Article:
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Van Dam Custom Boats: CAD/CAM Programs Metal Parts for Custom Wooden Boats

By CNC Software Inc. Press Release
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The Susan C 38′ sport cruiser is one of Van Dam Custom Boats’ wooden models. It benefits from CNC metal component manufacturing using Mastercam CAD/CAM programming on a Haas VF-4 VMC. (All images provided by Van Dam Custom Boats)

In the heart of the Great Lakes region, the Van Dam family business is carrying on the timeless tradition of wooden boatbuilding, incorporating the latest techniques for manufacturing attractive and functional metal fixtures and components. Steve Van Dam’s desire to sail around the world in a boat he built himself introduced him to the craft of wooden boatmaking.

After apprenticing for the visionary Vic Carpenter for four years, he founded Van Dam Boats in 1977 with his wife Jean. Thirteen years later, Van Dam, his brother, and a handful of investors moved Van Dam Custom Boats to Boyne City, Mich. The new location had waterfront access, a new market, and room to grow that “started the growth trajectory that we’re on today,” said his son Ben, a naval architect and current company president.

Location was not the deciding factor in Van Dam Custom Boats’ success, though. The elder Van Dam’s passion for excellence quickly attracted likeminded designers and craftsmen. “He’s always wanted to do this better than anybody else, and he hired a group of people that also want to do that same thing,” Ben Van Dam explained. “These guys like to be constantly challenged, finding no joy in doing the same thing twice. That is who we are to our core anyway.”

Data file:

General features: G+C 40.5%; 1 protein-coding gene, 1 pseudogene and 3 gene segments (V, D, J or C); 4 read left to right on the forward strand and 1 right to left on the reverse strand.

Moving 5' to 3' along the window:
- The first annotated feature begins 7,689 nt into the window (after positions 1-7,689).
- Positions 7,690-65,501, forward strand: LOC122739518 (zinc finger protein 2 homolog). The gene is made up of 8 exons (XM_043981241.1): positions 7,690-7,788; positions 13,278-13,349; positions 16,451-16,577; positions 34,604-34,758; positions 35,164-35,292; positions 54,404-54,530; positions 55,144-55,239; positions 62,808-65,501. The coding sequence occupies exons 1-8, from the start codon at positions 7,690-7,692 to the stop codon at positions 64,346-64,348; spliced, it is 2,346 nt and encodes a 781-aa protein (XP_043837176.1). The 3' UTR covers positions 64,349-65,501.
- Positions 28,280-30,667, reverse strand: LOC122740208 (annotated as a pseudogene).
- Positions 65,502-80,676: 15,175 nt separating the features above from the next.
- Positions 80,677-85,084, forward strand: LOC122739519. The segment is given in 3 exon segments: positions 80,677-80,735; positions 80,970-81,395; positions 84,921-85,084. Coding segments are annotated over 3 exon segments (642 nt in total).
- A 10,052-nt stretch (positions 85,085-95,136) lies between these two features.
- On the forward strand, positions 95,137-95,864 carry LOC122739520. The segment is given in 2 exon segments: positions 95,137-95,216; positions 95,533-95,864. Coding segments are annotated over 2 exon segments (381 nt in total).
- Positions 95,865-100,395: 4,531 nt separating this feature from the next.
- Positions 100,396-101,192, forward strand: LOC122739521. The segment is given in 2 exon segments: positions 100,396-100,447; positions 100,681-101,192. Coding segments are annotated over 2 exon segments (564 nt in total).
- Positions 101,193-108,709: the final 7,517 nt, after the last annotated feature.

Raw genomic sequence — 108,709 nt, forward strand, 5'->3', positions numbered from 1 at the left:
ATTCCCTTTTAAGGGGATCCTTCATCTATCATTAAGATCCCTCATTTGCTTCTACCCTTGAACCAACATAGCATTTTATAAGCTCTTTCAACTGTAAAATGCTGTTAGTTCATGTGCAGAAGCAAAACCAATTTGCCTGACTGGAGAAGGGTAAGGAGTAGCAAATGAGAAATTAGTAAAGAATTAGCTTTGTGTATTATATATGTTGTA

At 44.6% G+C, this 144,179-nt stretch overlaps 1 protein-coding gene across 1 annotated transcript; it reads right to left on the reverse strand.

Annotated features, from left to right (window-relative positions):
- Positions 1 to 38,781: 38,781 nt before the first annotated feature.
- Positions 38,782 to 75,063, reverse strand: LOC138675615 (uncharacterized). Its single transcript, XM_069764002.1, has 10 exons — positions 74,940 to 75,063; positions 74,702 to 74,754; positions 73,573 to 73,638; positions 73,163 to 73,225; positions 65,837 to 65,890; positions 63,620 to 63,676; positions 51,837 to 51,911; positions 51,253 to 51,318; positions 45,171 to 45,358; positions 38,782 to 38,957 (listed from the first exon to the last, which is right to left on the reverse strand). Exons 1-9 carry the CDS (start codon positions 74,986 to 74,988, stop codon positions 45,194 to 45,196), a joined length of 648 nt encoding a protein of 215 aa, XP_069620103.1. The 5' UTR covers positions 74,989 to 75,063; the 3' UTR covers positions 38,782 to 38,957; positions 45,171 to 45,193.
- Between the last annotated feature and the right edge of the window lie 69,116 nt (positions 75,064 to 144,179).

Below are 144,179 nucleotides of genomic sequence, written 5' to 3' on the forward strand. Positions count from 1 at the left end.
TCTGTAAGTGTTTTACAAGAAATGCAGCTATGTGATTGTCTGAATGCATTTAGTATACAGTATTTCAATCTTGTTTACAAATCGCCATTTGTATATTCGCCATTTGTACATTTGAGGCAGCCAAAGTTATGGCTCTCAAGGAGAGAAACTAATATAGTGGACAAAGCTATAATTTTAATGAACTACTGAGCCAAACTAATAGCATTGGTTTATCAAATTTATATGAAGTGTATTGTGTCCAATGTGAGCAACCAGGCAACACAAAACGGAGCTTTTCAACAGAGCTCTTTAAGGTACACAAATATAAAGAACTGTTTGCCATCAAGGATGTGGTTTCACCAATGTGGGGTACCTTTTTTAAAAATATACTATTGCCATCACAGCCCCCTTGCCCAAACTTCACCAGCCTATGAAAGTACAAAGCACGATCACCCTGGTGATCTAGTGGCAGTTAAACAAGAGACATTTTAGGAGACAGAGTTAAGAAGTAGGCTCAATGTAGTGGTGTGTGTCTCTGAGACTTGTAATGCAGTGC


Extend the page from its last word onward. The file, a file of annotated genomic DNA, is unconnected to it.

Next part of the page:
The combined ingenuity of such a group has made the complete in-house construction of these wooden boats possible, Ben Van Dam said. “We do everything from the actual hull construction to the electrical rigging systems, all the interior cabinets, everything. Metal components, too. Only the upholstery and engine building are outsourced.”

Although Steve Van Dam’s training was in woodworking, he understood the value of being able to make custom metal fixtures. He turned to Jesse “Jess” Brown to run Van Dam Custom Boats’ machining operation. Brown was already an experienced boat builder, with East Coast boatbuilding school and Van Dam Custom Boats’ four-year, 8,000-hour apprenticeship under his belt. He quickly adapted to machining. “A lot of people can understand the art behind something or understand the engineering behind something, but there are very few guys that can do both the art and the engineering,” Ben Van Dam said of Brown.

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At Van Dam Custom Boats, Jess Brown programmed custom port lights for the 44’ Italmas Cruising Sailing Yacht using Mastercam’s Solids and Model Prep features to create the solid model from scratch. Model Prep allows programmers to move, delete or suppress any and all parts of the model as they work.